Published by Kensington, Tantor Audio on December 31st 2013
Genres: Literary Fiction
In this stunning new novel, the acclaimed author of THE PLUM TREE merges the past and present into a haunting story about the nature of love and loyalty—and the lengths we will go to protect those who need us most.
Ten years ago, Izzy Stone’s mother fatally shot her father while he slept. Devastated by her mother’s apparent insanity, Izzy, now seventeen, refuses to visit her in prison. But her new foster parents, employees at a local museum, have enlisted Izzy’s help in cataloging items at a long-shuttered state asylum. There, amid piles of abandoned belongings, Izzy discovers a stack of unopened letters, a decades old journal, and a window into her own past.
Clara Cartwright, eighteen years old in 1929, is caught between her overbearing parents and her love for an Italian immigrant. Furious when she rejects an arranged marriage, Clara’s father sends her to a genteel home for nervous invalids. But when his fortune is lost in the stock market crash, he can no longer afford her care—and Clara is committed to the public asylum.
Even as Izzy deals with the challenges of yet another new beginning, Clara’s story keeps drawing her into the past. If Clara was never really mentally ill, could something else explain her own mother’s violent act? Piecing together Clara’s fate compels Izzy to re-examine her own choices—with shocking and unexpected results.
Illuminating and provocative, WHAT SHE LEFT BEHIND is a masterful novel about the yearning to belong—and the mysteries that can belie even the most ordinary life.
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There are so many shocking examples of bad behavior in this book, it could have easily been subtitled “Man’s Inhumanity to Man”. Nevertheless, author Ellen Marie Wiseman chose to entitle her very moving novel What She Left Behind. And I don’t think it will be giving spoilers to say the response to that query would be “everything”. The deplorable conditions which were once the norm in public mental institutions are likely known to most. This heartbreaking story of one young girl who had the courage to defy her father in an age when women had very little power, will give you a glimpse at how far we’ve come in the care and treatment of the mentally ill. If this story took place today, a dozen acronym organizations would be bringing suit to release Clara Cartwright from the public asylum where she is falsely imprisoned. Running parallel to Clara’s story is the story of Izzy Stone, another young girl in another age, whose fear of inheriting the mental illness she believes her mother has prevents her from having a relationship with her only living relative. There is so much in this book that will touch your heart. The author does a brilliant job of portraying the sense of helplessness and despair Clara feels at her father’s treatment and her inability to escape her predicament. You will be incredulous that such a thing could have ever happened; yet, all you have to do is look at the injustice that is still a part of our world. You will ache for Izzy as she is bounced from home to home in the foster system only to find herself a victim of school bullies when she is finally placed with a couple she cares for and who cares for her.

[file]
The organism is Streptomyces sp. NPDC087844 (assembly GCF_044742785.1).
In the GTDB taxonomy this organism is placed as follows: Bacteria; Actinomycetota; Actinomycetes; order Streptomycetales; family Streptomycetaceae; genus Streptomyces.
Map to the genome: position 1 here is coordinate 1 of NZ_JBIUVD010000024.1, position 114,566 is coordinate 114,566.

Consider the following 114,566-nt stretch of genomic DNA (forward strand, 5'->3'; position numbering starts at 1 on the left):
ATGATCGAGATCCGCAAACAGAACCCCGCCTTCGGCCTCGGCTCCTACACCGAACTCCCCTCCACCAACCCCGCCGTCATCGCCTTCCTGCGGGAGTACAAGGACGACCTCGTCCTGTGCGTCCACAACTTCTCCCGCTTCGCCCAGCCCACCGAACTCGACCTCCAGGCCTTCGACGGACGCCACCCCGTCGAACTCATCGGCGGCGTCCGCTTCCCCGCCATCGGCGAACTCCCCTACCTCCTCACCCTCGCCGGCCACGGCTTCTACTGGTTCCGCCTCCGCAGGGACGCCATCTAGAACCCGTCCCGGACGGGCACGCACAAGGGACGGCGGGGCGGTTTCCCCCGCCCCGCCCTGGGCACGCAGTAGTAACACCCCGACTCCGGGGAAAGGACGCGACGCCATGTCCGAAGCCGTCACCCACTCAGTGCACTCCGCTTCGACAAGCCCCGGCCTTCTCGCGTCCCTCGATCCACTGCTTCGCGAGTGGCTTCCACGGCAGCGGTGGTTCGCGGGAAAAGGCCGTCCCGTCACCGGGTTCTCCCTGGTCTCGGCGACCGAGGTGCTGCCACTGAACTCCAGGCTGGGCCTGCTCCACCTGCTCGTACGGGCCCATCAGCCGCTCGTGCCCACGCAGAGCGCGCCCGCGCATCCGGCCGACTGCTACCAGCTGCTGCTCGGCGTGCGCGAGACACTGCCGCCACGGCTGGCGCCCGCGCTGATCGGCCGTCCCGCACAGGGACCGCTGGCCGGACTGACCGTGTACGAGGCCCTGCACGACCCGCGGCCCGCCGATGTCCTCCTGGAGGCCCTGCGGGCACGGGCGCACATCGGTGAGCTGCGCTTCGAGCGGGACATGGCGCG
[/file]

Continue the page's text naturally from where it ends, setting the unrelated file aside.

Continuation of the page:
This is a very emotional story, and I must say that narrator Tavia Gilbert captures all the anger, hopelessness, desperation, and even the love the author conveys. There is so much passion in her performance, listeners will have a hard time turning off What She Left Behind until the very end.
So. . .after I’ve said all that, would I recommend this book? Absolutely! Along with the mystery and suspense, as well as the downright cruelty, there are heartbreaking stories of self-sacrifice and love. I honestly thought I had this one figured out, but I was so wrong! I’ve been reading too many convoluted storylines, I suppose. I tend to forget, more often than not, the most logical ending really is the simple one. I appreciated the author spending some time at the end of the book acknowledging the areas where her story deviates from historical fact. I wouldn’t have caught the things she mentions, but there are those who would have, and it certainly authenticates Ms. Wiseman as an author that she took the time to do this. Authors who like to play fast and loose with history, take note! If you do listen to What She Left Behind, don’t despair. There is a very satisfying ending, even though it may not be the one you would have chosen.
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